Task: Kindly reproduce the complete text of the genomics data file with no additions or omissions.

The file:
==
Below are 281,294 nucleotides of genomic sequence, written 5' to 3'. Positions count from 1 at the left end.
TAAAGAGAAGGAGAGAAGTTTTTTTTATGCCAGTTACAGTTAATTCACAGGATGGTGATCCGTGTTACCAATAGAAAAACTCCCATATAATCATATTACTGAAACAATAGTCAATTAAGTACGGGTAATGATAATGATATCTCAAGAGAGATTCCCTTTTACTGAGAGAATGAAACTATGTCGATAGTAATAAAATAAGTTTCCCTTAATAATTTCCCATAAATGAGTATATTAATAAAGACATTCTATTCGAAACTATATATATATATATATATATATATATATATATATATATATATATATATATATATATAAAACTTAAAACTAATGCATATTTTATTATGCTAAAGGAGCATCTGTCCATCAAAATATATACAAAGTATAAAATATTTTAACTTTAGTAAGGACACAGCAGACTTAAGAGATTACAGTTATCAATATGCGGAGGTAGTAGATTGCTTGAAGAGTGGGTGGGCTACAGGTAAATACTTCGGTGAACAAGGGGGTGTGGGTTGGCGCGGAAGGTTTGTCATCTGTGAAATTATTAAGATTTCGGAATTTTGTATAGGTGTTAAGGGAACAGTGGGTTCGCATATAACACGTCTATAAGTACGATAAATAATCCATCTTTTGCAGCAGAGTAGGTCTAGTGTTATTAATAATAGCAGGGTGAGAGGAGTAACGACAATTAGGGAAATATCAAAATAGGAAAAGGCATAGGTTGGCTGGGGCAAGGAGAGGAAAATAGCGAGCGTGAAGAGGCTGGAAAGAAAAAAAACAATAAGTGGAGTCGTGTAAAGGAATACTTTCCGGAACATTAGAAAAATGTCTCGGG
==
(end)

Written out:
Below are 281,294 nucleotides of genomic sequence, written 5' to 3'. Positions count from 1 at the left end.
TAAAGAGAAGGAGAGAAGTTTTTTTTATGCCAGTTACAGTTAATTCACAGGATGGTGATCCGTGTTACCAATAGAAAAACTCCCATATAATCATATTACTGAAACAATAGTCAATTAAGTACGGGTAATGATAATGATATCTCAAGAGAGATTCCCTTTTACTGAGAGAATGAAACTATGTCGATAGTAATAAAATAAGTTTCCCTTAATAATTTCCCATAAATGAGTATATTAATAAAGACATTCTATTCGAAACTATATATATATATATATATATATATATATATATATATATATATATATATATATATATAAAACTTAAAACTAATGCATATTTTATTATGCTAAAGGAGCATCTGTCCATCAAAATATATACAAAGTATAAAATATTTTAACTTTAGTAAGGACACAGCAGACTTAAGAGATTACAGTTATCAATATGCGGAGGTAGTAGATTGCTTGAAGAGTGGGTGGGCTACAGGTAAATACTTCGGTGAACAAGGGGGTGTGGGTTGGCGCGGAAGGTTTGTCATCTGTGAAATTATTAAGATTTCGGAATTTTGTATAGGTGTTAAGGGAACAGTGGGTTCGCATATAACACGTCTATAAGTACGATAAATAATCCATCTTTTGCAGCAGAGTAGGTCTAGTGTTATTAATAATAGCAGGGTGAGAGGAGTAACGACAATTAGGGAAATATCAAAATAGGAAAAGGCATAGGTTGGCTGGGGCAAGGAGAGGAAAATAGCGAGCGTGAAGAGGCTGGAAAGAAAAAAAACAATAAGTGGAGTCGTGTAAAGGAATACTTTCCGGAACATTAGAAAAATGTCTCGGG